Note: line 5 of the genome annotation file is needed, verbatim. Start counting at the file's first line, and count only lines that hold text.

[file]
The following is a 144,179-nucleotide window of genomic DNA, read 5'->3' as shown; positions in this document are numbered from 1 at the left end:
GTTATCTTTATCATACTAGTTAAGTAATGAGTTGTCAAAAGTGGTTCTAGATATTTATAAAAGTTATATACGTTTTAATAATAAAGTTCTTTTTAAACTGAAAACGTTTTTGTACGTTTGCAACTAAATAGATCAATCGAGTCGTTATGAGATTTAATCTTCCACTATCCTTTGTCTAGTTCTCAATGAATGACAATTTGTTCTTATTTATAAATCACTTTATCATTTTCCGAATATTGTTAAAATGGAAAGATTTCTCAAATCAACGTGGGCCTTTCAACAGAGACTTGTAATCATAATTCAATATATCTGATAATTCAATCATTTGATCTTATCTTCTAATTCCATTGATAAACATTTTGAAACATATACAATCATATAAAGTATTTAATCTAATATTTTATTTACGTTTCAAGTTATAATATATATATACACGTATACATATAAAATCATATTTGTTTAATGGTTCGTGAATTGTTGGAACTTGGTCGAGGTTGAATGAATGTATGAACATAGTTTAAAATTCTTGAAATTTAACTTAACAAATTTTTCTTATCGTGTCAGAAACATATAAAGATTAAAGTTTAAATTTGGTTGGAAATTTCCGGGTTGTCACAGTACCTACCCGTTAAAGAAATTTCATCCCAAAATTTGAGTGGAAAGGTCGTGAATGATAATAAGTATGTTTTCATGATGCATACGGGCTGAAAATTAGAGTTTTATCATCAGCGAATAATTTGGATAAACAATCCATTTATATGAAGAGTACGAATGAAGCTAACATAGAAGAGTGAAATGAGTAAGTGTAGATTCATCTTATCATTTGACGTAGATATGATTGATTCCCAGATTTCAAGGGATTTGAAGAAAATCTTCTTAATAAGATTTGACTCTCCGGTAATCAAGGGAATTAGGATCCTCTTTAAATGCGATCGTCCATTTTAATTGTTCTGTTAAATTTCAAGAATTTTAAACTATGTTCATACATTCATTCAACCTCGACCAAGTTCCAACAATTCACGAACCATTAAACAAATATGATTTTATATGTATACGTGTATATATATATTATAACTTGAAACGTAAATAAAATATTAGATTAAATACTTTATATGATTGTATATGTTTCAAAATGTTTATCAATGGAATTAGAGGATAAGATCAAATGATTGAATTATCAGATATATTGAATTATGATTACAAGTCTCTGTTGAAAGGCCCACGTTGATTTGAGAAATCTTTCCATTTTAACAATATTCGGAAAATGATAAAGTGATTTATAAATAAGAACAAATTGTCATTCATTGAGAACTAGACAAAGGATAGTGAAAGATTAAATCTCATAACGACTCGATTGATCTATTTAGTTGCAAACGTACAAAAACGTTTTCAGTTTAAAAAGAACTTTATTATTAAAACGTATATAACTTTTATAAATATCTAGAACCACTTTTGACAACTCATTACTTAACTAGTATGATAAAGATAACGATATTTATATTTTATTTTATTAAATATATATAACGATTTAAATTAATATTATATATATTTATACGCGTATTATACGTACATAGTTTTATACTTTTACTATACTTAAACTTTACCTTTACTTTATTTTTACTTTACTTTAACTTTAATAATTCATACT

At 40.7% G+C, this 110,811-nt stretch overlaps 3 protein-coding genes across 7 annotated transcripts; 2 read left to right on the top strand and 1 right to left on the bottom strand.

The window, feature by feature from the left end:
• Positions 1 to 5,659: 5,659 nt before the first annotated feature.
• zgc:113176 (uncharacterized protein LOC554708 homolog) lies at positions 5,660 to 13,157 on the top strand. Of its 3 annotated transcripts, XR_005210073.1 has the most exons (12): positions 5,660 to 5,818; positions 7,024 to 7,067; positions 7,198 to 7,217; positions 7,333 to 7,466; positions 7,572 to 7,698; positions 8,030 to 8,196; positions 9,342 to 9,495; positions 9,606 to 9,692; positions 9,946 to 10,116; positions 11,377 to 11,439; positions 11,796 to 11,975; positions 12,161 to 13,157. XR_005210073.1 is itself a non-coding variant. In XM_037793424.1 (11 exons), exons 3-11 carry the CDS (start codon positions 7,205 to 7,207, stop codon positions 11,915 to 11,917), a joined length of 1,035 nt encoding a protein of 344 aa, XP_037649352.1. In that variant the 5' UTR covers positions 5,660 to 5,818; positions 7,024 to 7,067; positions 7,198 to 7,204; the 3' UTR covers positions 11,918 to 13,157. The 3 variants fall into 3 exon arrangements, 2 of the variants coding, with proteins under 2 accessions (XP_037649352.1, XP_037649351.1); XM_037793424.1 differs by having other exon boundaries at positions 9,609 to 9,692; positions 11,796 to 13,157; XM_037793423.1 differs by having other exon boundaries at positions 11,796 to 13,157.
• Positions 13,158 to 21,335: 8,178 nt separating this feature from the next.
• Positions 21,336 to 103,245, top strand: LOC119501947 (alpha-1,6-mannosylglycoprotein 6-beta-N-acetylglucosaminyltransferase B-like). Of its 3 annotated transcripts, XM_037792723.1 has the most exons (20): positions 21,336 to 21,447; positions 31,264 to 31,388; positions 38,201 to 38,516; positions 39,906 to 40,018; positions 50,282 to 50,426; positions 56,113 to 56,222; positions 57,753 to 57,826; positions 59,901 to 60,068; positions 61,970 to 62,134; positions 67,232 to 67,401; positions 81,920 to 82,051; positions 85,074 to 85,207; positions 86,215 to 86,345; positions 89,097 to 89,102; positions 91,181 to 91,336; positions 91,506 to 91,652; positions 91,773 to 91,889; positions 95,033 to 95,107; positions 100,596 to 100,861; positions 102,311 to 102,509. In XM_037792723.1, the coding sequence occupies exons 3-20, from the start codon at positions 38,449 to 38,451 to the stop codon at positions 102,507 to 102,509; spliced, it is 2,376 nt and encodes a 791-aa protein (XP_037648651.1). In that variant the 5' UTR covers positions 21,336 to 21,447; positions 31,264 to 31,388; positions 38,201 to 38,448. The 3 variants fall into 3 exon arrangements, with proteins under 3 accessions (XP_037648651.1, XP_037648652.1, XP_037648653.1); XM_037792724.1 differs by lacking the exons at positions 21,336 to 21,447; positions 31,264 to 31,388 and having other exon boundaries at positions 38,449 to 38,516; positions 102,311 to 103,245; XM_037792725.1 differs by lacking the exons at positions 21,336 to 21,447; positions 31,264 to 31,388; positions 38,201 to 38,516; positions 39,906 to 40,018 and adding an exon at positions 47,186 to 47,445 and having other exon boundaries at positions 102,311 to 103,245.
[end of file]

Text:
• Positions 1 to 5,659: 5,659 nt before the first annotated feature.